The Restorient studio provides a specialist environment for the conservation and restoration of Japanese hanging scrolls (kakemono), folding screens (byōbu) and hand scrolls (e-makimono).
We emphasise the use of traditional materials and techniques. The work is carried out at low benches on Japanese mats (tatami), whilst the drying boards (karibari) are used in tensioning paintings and mounting silks during the process of Japanese mounting (hyōgu). These are just two features that reflect the importance the studio places on traditional conservation. The Restorient studio is located in the Nationaal Museum van Wereldculturen in the old University City of Leiden, The Netherlands.
The studio is dedicated to the conservation of Oriental paintings with a special emphasis on Japanese scrolls and screens.
We employ traditional adhesives including reversible fresh wheat starch paste (shinori), 10 year old aged paste (furunori) and seaweed paste (funori). The various formats all require very specific treatments as paintings on silk are treated differently than those on paper, and therefore each artwork is evaluated individually.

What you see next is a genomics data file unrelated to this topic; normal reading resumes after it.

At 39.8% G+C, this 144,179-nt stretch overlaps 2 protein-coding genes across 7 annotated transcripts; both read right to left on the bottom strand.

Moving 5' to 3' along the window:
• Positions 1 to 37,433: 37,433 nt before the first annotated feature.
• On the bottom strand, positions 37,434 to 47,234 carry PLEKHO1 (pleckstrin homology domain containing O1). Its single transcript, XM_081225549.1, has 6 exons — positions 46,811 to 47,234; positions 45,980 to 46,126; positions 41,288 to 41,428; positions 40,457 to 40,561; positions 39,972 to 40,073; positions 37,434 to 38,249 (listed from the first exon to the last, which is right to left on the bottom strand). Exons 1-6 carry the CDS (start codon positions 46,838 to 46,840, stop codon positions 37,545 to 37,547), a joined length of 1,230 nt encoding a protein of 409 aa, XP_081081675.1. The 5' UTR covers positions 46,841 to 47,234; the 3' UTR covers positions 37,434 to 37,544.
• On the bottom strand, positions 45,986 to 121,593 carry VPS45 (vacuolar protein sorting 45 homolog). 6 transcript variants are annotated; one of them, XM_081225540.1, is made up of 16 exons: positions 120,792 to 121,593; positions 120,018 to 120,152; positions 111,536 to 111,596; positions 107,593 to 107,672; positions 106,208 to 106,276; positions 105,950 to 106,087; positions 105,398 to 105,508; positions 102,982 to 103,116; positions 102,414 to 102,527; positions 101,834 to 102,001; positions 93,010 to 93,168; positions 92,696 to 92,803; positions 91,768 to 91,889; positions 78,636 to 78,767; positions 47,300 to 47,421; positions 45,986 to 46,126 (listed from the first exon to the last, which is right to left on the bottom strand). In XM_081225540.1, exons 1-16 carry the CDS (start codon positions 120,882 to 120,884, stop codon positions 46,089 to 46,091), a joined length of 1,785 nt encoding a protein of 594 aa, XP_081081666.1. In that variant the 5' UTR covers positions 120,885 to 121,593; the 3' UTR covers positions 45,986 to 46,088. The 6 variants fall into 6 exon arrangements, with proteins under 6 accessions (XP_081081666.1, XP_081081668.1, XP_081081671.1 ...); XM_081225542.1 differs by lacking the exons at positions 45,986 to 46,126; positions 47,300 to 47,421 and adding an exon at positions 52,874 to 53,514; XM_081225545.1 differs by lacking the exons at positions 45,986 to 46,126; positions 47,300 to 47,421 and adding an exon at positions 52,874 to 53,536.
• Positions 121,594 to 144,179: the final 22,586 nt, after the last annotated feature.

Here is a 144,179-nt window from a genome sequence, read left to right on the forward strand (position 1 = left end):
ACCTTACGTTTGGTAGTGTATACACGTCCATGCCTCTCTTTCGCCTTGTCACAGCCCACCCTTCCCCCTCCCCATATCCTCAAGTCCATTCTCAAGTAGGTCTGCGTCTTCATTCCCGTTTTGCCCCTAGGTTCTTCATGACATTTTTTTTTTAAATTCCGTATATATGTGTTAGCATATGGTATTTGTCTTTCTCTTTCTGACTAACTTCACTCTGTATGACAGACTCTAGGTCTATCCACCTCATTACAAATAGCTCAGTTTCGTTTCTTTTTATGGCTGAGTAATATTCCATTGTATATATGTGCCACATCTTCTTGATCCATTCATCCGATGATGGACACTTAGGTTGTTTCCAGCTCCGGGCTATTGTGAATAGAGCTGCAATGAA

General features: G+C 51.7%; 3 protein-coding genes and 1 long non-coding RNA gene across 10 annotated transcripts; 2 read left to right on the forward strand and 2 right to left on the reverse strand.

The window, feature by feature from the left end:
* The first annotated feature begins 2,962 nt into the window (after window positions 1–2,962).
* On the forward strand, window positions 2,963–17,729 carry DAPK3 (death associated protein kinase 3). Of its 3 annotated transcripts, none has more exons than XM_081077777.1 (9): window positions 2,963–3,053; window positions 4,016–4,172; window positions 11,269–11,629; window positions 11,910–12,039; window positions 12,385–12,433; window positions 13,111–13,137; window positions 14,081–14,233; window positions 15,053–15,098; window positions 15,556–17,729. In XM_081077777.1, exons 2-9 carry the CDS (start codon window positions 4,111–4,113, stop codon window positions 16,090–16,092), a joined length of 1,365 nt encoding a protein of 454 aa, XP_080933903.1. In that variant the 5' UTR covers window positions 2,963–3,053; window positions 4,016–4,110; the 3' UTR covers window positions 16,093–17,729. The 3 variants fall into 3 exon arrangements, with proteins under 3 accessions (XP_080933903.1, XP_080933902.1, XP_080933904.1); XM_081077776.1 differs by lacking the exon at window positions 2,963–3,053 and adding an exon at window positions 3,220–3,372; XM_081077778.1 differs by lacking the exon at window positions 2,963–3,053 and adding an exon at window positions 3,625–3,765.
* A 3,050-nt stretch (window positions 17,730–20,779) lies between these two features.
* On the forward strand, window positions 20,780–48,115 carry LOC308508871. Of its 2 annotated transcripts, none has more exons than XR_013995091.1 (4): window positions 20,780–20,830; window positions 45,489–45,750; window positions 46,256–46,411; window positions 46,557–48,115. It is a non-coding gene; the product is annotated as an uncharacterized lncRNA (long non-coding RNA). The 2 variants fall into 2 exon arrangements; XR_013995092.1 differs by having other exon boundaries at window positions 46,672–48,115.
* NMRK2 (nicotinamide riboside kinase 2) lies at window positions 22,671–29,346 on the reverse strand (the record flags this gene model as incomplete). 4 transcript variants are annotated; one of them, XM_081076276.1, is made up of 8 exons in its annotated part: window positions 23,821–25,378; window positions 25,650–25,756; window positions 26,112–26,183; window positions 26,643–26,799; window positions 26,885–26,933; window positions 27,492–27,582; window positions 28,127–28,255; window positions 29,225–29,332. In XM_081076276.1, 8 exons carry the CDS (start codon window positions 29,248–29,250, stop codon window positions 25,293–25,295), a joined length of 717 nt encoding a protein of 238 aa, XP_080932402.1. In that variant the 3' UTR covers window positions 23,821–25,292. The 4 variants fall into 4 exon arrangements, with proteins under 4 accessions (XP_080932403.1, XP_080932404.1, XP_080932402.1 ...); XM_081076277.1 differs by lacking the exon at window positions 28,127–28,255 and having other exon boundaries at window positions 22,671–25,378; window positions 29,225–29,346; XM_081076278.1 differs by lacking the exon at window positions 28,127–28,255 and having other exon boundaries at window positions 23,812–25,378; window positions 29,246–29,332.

The hanging scroll is a complex multi-layered format that incorporates a variety of hand-made papers, silks and adhesives. The folding screen has papered wooden lattices, paper hinges, silk border strips and a lacquered frame surrounding the paintings. Hand scrolls comprise of a combination of calligraphy and paintings often many metres in length.
Irrespective of the format, consideration must be given to the stability of pigments, the condition of painting supports of paper or silk, historic repairs, as well as returning paintings to a functional order.
Our tools and materials are sourced from specialist suppliers and are of the highest quality available. We work firmly within the long established tradition of scroll and screen mounting in Japan consistent with best conservation practise.